People are out of work in huge numbers. Home foreclosures threaten the security of the average family. Worry, anxiety and despair are approaching epidemic status. And we live in a nation that tells us that we are free to pursue happiness, that we can be all that we want to be and that there is no limit to our ability to succeed if we only apply ourselves.
After reading the above paragraph you might conclude that the American Path to Prosperity is just an illusion, a schoolhouse myth, a mirage toward which we walk only to find ourselves perpetually wandering in a dry desert. But listen to this story.
Only a few years ago the concept of people using portable telephones for more than the occasional call was beyond our comprehension. The idea of sending text messages, purchasing products, scanning the Internet, finding directions, taking a photograph and editing it with an “app” on such “portable telephones” are ideas that became reality only very, very recently.
But the platform upon which new ideas can be built is already there. Now the door to new opportunities is wide open again.
Take the company called “Square” for example. With the addition of a small, free dice-sized device that plugs into the headphone jack of your smart phone you can accept credit card payments for goods and services anywhere you can get a data signal on your phone. The idea was developed in 2009 by a guy who couldn’t get paid $2,000 because he didn’t accept credit cards. Now anybody can.
Apple has introduced a number of iPhone versions, but the newest of them provide an incredible platform for the development of “apps” by ordinary people who stand to make untold millions if their idea is good enough to catch on.
My son and I were walking around at a large festival a few years ago and went separate directions. To find each other we used our cell phones. I called him and told him where I was. He asked me to give him a landmark so he could find me. After we got together we thought about developing a program for cell phones that would work like a GPS tracking device so kids couldn’t get lost in crowds, families could find each other and you could locate a lost or mislaid phone. The cutting edge phone at the time was a Blackberry.
Today there are a number of “apps” to do just what we talked about. Many of them are free, the developers making their money off of advertising and other ways to mine and sell data collected from those of you who install the applications.
Now, with the upcoming national political conventions looming on the horizon, a number of developers are scrambling to find a way to turn the conventions into big telethons which would allow people to “text” a donation. The idea is that people could be encouraged by any number of speakers and stars to “Text your $10 donation” to a certain number bringing in untold millions in small donations.
Of course the developers are working just as hard to figure out how to make a percentage off of those texts and, once they perfect the process, will probably make untold millions themselves.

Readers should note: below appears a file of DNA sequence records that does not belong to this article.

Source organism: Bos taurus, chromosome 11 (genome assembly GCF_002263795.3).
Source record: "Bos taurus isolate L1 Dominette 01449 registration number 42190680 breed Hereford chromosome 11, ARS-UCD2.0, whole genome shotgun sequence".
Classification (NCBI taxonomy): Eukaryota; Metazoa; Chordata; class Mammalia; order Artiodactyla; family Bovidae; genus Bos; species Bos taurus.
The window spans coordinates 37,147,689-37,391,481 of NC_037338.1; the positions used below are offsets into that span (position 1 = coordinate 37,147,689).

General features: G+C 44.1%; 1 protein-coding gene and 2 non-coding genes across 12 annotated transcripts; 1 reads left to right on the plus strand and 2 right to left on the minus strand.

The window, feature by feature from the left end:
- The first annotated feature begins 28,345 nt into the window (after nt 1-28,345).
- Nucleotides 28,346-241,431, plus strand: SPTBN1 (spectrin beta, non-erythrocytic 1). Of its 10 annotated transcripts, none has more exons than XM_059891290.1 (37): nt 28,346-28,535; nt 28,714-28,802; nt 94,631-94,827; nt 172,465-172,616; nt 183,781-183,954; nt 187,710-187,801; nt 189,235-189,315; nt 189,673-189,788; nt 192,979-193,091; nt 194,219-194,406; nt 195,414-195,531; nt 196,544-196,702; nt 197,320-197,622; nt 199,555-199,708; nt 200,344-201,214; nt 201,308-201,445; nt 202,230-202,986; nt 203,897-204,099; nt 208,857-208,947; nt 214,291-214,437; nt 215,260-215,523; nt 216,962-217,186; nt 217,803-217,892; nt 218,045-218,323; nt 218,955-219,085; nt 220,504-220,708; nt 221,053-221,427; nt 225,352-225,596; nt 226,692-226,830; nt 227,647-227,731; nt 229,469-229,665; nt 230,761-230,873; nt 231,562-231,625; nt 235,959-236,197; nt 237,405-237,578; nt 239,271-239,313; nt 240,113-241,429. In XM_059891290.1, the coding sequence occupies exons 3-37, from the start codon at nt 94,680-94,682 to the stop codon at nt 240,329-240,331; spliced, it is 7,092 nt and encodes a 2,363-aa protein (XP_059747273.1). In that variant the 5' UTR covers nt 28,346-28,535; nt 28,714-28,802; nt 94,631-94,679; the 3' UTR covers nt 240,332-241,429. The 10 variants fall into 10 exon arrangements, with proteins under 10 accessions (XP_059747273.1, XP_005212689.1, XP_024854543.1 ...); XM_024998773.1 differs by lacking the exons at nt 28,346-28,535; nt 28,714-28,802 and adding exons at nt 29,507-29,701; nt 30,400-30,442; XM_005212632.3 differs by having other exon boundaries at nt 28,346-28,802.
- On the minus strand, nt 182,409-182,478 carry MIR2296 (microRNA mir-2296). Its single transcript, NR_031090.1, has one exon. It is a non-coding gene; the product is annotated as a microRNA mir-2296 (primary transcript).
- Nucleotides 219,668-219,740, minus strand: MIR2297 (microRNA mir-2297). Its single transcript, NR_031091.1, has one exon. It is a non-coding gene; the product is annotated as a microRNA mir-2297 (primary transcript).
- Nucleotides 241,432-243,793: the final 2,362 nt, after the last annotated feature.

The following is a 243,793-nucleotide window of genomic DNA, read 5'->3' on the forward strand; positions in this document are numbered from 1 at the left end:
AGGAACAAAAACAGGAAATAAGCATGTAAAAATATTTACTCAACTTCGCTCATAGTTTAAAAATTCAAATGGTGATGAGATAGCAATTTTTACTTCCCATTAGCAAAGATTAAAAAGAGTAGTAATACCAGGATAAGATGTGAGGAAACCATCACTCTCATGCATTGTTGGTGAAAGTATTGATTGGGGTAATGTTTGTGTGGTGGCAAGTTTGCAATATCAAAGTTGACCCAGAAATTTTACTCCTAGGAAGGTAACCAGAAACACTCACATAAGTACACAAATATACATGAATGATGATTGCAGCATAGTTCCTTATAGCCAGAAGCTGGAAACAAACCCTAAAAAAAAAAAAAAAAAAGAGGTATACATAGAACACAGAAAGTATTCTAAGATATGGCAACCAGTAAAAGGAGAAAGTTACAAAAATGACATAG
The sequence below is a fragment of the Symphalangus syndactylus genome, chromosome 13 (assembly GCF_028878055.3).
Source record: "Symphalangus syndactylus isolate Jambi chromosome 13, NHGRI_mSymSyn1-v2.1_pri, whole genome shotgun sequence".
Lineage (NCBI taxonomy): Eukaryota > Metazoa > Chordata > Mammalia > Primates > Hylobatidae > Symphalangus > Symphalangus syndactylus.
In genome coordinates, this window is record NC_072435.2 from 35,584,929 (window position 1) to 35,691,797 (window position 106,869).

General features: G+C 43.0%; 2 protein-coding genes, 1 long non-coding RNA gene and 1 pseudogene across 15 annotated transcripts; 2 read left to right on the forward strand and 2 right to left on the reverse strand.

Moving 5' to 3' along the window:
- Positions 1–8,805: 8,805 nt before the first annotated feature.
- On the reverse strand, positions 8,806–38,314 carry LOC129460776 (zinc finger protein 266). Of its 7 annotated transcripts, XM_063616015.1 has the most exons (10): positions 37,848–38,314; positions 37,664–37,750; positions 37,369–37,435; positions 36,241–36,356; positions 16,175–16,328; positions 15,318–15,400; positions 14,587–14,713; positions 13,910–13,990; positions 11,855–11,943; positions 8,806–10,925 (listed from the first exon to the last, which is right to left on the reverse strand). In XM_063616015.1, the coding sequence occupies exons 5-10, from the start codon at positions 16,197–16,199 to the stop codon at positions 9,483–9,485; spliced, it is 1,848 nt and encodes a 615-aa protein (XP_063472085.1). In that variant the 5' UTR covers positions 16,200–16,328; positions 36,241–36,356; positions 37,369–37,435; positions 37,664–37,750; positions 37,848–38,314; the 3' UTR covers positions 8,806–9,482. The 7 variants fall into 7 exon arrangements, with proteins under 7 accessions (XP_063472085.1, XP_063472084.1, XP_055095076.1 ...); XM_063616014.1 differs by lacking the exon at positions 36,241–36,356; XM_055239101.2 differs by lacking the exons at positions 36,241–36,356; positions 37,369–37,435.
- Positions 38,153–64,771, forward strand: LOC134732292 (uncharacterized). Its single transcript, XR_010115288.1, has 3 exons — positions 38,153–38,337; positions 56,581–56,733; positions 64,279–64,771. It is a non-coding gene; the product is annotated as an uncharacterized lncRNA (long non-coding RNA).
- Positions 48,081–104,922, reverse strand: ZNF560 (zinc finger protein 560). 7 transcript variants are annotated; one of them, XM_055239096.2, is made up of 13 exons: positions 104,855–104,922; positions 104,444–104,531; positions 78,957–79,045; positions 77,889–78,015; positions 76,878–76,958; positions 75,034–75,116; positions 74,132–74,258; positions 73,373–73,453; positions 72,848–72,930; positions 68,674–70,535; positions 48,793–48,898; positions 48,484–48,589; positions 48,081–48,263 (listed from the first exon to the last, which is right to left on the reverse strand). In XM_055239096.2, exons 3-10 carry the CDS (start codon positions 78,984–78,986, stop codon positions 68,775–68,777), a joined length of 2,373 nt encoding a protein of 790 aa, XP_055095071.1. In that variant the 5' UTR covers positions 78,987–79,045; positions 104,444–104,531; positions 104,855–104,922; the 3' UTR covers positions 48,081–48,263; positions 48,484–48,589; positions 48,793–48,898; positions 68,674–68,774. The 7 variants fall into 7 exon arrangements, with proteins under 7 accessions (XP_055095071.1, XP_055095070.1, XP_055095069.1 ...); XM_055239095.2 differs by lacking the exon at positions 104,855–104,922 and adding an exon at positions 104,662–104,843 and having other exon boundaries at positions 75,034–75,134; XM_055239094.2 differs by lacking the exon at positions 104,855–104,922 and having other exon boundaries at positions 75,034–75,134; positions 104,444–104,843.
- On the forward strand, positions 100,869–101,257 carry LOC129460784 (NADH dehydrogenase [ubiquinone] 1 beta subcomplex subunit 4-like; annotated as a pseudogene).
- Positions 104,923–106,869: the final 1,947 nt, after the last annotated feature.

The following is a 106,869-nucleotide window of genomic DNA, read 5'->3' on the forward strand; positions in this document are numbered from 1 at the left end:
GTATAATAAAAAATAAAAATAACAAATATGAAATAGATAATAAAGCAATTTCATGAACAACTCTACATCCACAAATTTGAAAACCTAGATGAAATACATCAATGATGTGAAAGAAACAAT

Authors are now aware that they can “e-publish” books and deliver them right to your iPad or your Kindle for a very small fee. They can still make tons of money but without the hassle of finding a publisher or incurring the staggering cost of printing and distribution. Authors can now develop an audience of loyal followers on their own terms.
With the development of so many new technologies for the delivery of goods and services all relying upon the platform of the cellular network suddenly there is a new “gold rush,” a new “oil boom” a new job market which is wide open and filled with hope.
Those who are feeling despair, feeling lost and feeling as if their financial situation is beyond their control need to lift their eyes and see the world as it really is.
Granted, if you’ve spent your life making buggy whips, the roar of automobiles racing by could be a bit depressing. But don’t forget, the greatest boom in American history was once hitched to the automobile industry and all of the satellite industries that sprung up around it.
Sure, Henry Ford made the cars, but his partner Kingsford, used the scrap wood to make charcoal, companies sprung up to make batteries, gasoline, oil, tires and, of course, there were those who found the opportunity to repair these things, repaint the cars, retread the tires, design new rims and all the rest.
Is America still the land of golden opportunity? You betcha. So the next time you find yourself frustrated by something, instead of throwing in the towel, think about how you could fix it and then find a way to market your solution to a world of frustrated people just like you.
You will never know what is behind a door until you open it, unless of course there is an “app” for that.
Marcus Carey is a Northern Kentucky lawyer with 32 years experience. He is also a farmer, talk radio host and public speaker who loves history and politics. He is a prolific and accomplished writer whose blog, BluegrassBulletin.com, is “dedicated to honest and respectful comment on the political and cultural issues of our time.” He writes a regular commentary for KyForward.